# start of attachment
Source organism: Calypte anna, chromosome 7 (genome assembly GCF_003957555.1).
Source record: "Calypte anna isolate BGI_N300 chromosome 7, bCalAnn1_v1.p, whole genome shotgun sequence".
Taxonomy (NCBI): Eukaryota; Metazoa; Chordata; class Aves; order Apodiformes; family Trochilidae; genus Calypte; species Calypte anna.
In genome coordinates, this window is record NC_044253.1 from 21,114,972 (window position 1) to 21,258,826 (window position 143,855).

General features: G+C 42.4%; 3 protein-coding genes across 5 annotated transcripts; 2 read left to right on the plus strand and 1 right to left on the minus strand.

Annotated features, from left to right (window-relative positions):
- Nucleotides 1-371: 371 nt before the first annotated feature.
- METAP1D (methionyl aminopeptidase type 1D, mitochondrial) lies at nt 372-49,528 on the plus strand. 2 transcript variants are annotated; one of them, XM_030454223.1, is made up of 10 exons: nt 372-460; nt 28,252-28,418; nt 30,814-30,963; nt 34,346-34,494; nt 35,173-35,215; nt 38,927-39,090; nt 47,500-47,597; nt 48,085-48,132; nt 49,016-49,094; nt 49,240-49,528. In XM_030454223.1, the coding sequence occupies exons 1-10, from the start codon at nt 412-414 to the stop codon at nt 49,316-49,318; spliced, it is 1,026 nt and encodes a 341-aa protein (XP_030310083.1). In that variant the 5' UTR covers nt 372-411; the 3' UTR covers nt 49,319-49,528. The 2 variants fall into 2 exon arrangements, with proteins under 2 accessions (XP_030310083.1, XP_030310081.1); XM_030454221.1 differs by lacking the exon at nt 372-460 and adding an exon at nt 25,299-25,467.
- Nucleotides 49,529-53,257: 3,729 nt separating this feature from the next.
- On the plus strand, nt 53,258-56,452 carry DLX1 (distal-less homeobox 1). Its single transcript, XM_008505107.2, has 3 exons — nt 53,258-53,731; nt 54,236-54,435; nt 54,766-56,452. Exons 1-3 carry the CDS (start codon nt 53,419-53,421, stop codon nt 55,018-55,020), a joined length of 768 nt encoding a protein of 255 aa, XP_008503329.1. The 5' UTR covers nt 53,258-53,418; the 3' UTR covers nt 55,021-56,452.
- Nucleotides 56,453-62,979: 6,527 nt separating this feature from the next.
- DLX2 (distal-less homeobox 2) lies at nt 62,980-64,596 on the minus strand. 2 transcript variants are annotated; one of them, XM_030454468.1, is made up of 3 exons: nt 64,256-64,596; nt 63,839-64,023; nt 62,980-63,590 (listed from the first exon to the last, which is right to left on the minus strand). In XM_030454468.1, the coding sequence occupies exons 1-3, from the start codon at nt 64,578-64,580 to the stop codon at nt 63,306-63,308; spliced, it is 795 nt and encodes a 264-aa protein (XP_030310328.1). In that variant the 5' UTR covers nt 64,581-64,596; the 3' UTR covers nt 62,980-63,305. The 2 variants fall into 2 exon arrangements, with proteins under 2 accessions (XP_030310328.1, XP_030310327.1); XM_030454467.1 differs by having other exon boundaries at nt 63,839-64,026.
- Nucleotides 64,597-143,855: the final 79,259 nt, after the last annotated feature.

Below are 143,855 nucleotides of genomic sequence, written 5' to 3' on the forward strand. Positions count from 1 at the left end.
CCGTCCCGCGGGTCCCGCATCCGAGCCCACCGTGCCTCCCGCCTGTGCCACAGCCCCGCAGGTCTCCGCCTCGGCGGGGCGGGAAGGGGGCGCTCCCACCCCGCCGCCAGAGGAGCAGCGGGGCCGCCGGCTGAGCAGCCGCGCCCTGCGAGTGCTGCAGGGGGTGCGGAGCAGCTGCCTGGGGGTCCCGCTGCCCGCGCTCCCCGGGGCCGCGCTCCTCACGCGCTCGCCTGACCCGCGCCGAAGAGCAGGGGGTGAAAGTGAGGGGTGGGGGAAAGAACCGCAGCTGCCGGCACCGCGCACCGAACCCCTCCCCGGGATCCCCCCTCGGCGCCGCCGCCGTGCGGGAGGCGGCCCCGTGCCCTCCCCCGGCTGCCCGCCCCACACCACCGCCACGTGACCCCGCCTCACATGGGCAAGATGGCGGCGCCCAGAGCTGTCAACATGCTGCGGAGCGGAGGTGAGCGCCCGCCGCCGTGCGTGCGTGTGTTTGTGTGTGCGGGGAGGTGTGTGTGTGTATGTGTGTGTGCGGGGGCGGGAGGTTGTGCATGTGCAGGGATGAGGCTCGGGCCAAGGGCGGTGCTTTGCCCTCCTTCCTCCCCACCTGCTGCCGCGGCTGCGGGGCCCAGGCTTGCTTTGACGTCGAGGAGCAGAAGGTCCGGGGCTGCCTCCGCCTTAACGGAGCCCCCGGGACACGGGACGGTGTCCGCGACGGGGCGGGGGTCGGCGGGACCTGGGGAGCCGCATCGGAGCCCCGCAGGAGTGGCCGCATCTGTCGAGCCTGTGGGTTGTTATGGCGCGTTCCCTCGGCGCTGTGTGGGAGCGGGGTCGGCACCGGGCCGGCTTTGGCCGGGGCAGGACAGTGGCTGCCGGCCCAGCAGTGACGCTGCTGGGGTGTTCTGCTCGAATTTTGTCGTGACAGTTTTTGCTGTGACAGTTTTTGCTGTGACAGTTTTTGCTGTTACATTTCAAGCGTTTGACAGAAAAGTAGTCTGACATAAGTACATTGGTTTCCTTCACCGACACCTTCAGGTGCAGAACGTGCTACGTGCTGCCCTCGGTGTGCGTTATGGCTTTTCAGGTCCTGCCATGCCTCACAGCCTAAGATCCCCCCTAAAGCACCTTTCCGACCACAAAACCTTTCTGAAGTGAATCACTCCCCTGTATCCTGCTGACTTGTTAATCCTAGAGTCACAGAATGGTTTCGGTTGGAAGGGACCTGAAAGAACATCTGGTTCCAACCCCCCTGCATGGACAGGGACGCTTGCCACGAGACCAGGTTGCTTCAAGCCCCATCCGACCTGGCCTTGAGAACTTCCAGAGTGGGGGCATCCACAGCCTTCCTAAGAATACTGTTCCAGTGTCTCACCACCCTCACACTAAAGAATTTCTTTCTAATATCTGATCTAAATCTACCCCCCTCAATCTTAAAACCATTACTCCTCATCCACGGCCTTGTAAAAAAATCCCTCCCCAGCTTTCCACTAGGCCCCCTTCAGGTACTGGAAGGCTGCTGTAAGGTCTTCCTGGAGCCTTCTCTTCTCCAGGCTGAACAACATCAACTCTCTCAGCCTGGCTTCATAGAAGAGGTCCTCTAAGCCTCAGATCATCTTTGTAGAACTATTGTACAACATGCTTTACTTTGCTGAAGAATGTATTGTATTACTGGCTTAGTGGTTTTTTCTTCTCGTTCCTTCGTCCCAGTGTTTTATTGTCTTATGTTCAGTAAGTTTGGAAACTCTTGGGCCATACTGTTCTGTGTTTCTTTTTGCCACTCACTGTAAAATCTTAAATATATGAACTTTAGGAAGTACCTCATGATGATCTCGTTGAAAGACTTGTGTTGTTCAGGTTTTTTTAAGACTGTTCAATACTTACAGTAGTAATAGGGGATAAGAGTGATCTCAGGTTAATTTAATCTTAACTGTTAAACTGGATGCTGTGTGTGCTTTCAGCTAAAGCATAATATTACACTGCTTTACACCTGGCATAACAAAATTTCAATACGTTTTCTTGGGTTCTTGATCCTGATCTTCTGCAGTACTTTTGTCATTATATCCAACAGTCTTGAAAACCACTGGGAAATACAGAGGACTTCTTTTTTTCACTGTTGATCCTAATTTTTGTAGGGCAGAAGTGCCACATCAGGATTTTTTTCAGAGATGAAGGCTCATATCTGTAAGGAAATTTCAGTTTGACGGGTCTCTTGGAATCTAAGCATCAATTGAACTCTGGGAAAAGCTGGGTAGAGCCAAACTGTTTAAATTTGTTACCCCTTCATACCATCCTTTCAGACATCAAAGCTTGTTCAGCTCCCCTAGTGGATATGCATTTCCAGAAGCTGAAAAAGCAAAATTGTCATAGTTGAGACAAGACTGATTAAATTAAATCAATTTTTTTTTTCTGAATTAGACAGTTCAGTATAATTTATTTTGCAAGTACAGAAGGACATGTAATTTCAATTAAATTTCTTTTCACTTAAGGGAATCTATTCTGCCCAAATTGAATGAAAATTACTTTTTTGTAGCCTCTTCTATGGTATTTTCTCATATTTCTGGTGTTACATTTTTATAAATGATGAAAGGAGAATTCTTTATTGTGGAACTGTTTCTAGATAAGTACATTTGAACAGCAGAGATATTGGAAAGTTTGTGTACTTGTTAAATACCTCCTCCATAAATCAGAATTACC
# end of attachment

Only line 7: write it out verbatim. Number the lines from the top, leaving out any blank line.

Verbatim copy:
- Nucleotides 1-371: 371 nt before the first annotated feature.